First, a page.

Chronic Conditions Add to Costs for Self-Funded Plans

By: Dom Palmieri April 27, 2017

As a result of the changing health care landscape, we have seen a growing number of employers turn to self-funding to better manage costs and meet coverage needs through a more controlled approach. They see value in taking on financial risk to gain plan design flexibility and potential savings. And we work with their brokers to demonstrate the importance of Stop Loss insurance in guarding financial health in a health care environment where catastrophic claims are on the rise.


Cost growth is particularly evident when you factor in the impact chronic conditions have on the treatment plans of many of the sickest claimants. Not only does the treatment of chronic conditions add to overall claim costs, these chronic conditions complicate the treatment of other critical medical situations.


Chronic diseases and conditions commonly include heart disease, stroke, cancer, diabetes, obesity and arthritis, which are considered by the Centers for Disease Control and Prevention (CDC) to be among the most costly and preventable of all health problems. The CDC also reports that about half of all adults have one or more chronic health condition – and one in four have two or more! This is particularly startling when you’re in the business of underwriting insurance to ensure that claim obligations can be met. But there are a number of approaches that self-funded employers can take that may control some of the rising costs that may be associated with chronic conditions.


Care plans and wellness programs can be implemented to assist employees with chronic conditions in improving their overall health. Doing so requires evidence-based metrics for the group. With this approach, employers can build a program to improve the overall health of their population once they determine the conditions most prevalent in their workplace and what types of programs they can afford to implement in order to work toward long-term savings. When done right, these programs may result in fewer preventable trips to the emergency room, reduced hospital admissions and/or a reduction in pharmaceutical use and spending.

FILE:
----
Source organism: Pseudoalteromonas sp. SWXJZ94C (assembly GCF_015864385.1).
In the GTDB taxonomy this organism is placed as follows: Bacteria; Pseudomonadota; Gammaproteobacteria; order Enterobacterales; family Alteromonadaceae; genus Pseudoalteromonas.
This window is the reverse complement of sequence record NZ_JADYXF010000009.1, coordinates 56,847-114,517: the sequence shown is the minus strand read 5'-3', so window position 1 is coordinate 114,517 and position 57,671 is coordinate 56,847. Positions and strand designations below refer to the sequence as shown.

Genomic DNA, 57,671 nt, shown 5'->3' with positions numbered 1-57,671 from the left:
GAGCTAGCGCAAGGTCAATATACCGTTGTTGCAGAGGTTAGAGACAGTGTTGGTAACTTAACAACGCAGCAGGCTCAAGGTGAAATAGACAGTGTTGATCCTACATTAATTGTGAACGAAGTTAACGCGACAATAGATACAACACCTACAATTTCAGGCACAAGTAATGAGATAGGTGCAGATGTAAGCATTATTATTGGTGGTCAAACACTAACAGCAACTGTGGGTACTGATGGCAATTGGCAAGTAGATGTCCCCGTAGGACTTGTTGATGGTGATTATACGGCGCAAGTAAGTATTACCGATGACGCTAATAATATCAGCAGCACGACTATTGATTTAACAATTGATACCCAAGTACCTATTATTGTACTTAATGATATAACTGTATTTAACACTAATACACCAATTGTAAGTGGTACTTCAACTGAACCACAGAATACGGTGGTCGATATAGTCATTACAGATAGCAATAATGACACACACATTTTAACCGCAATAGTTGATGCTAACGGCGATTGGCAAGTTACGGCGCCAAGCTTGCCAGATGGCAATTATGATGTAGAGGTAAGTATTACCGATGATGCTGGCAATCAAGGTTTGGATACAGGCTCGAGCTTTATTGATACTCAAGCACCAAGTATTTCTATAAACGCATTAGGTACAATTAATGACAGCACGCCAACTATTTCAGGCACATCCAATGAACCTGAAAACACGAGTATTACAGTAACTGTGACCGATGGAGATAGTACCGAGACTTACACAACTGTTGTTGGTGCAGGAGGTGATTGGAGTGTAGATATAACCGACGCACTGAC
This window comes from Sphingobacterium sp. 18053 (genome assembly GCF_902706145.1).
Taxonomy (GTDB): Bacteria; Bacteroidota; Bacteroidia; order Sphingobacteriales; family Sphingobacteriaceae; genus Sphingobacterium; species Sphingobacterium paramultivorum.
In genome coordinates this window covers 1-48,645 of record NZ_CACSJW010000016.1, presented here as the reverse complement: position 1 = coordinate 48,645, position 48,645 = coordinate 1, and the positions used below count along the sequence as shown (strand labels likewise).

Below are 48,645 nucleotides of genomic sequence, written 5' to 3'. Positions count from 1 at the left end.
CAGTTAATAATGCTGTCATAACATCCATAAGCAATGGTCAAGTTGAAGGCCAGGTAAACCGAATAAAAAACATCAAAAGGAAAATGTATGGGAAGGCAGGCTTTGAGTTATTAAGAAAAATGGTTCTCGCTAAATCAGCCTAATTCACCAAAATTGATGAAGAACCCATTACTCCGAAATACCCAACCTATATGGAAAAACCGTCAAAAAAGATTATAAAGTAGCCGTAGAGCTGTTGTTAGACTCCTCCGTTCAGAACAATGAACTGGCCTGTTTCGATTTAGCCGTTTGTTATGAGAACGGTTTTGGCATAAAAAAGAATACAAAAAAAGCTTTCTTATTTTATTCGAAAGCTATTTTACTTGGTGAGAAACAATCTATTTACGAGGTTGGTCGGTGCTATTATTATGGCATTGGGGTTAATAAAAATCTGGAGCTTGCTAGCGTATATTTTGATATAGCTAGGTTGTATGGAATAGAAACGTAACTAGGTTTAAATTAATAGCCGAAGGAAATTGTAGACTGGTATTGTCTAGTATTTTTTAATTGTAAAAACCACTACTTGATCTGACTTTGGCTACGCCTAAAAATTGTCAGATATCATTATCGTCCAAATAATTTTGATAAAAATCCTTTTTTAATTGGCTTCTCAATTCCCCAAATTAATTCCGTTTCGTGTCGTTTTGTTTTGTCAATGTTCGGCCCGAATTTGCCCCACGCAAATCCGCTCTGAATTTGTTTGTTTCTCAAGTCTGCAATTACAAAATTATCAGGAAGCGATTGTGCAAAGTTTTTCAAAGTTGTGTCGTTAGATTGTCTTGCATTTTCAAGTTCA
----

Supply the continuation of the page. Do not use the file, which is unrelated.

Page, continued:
Some of strategies include biometric screenings, employer-sponsored clinics, disease management programs, health and wellness apps and value-based benefits that offer incentives to improve or maintain a certain level of health. As an added bonus, workplaces that offer employee wellness programs and other assistance to employees with chronic conditions also may benefit from increased workplace productivity as employees improve their health.


Our experience in the Stop Loss market has allowed us to see first-hand the impact chronic conditions have on the overall health spending of our self-funded clients. There are many programs and strategies administrators can put into place on behalf of the plan to proactively manage first-dollar costs so that they have the potential to remain below the catastrophic level. Staying on top of spending trends is essential to developing cost-saving solutions that enable groups to continue providing the best, most comprehensive coverage to their employees.


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